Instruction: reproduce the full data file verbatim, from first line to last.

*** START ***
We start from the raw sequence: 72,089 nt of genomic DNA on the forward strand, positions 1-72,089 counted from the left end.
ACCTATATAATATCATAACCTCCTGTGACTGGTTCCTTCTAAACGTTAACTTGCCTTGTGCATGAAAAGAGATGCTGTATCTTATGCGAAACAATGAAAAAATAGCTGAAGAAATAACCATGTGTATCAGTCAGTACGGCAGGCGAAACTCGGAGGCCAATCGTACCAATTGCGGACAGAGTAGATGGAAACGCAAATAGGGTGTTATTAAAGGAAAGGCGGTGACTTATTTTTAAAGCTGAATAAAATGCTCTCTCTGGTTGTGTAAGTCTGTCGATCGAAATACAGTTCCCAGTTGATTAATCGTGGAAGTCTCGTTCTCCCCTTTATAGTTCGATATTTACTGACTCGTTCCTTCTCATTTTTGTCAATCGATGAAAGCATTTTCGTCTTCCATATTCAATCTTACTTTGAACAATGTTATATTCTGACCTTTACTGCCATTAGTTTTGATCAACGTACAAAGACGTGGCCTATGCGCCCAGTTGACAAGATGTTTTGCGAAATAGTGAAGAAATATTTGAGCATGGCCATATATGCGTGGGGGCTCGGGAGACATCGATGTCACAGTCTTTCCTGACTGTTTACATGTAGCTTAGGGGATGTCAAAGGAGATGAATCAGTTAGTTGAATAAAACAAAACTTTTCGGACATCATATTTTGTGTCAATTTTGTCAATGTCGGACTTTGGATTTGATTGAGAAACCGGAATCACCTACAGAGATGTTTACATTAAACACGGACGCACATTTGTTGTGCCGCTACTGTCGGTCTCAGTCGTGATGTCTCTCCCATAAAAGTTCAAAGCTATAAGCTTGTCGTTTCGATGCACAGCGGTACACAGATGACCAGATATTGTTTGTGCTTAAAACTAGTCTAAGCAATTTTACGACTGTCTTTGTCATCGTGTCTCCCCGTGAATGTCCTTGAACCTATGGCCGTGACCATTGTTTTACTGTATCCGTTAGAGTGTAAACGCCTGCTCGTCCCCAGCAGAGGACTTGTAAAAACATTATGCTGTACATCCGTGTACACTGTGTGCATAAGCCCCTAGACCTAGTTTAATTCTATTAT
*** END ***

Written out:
We start from the raw sequence: 72,089 nt of genomic DNA on the forward strand, positions 1-72,089 counted from the left end.
ACCTATATAATATCATAACCTCCTGTGACTGGTTCCTTCTAAACGTTAACTTGCCTTGTGCATGAAAAGAGATGCTGTATCTTATGCGAAACAATGAAAAAATAGCTGAAGAAATAACCATGTGTATCAGTCAGTACGGCAGGCGAAACTCGGAGGCCAATCGTACCAATTGCGGACAGAGTAGATGGAAACGCAAATAGGGTGTTATTAAAGGAAAGGCGGTGACTTATTTTTAAAGCTGAATAAAATGCTCTCTCTGGTTGTGTAAGTCTGTCGATCGAAATACAGTTCCCAGTTGATTAATCGTGGAAGTCTCGTTCTCCCCTTTATAGTTCGATATTTACTGACTCGTTCCTTCTCATTTTTGTCAATCGATGAAAGCATTTTCGTCTTCCATATTCAATCTTACTTTGAACAATGTTATATTCTGACCTTTACTGCCATTAGTTTTGATCAACGTACAAAGACGTGGCCTATGCGCCCAGTTGACAAGATGTTTTGCGAAATAGTGAAGAAATATTTGAGCATGGCCATATATGCGTGGGGGCTCGGGAGACATCGATGTCACAGTCTTTCCTGACTGTTTACATGTAGCTTAGGGGATGTCAAAGGAGATGAATCAGTTAGTTGAATAAAACAAAACTTTTCGGACATCATATTTTGTGTCAATTTTGTCAATGTCGGACTTTGGATTTGATTGAGAAACCGGAATCACCTACAGAGATGTTTACATTAAACACGGACGCACATTTGTTGTGCCGCTACTGTCGGTCTCAGTCGTGATGTCTCTCCCATAAAAGTTCAAAGCTATAAGCTTGTCGTTTCGATGCACAGCGGTACACAGATGACCAGATATTGTTTGTGCTTAAAACTAGTCTAAGCAATTTTACGACTGTCTTTGTCATCGTGTCTCCCCGTGAATGTCCTTGAACCTATGGCCGTGACCATTGTTTTACTGTATCCGTTAGAGTGTAAACGCCTGCTCGTCCCCAGCAGAGGACTTGTAAAAACATTATGCTGTACATCCGTGTACACTGTGTGCATAAGCCCCTAGACCTAGTTTAATTCTATTAT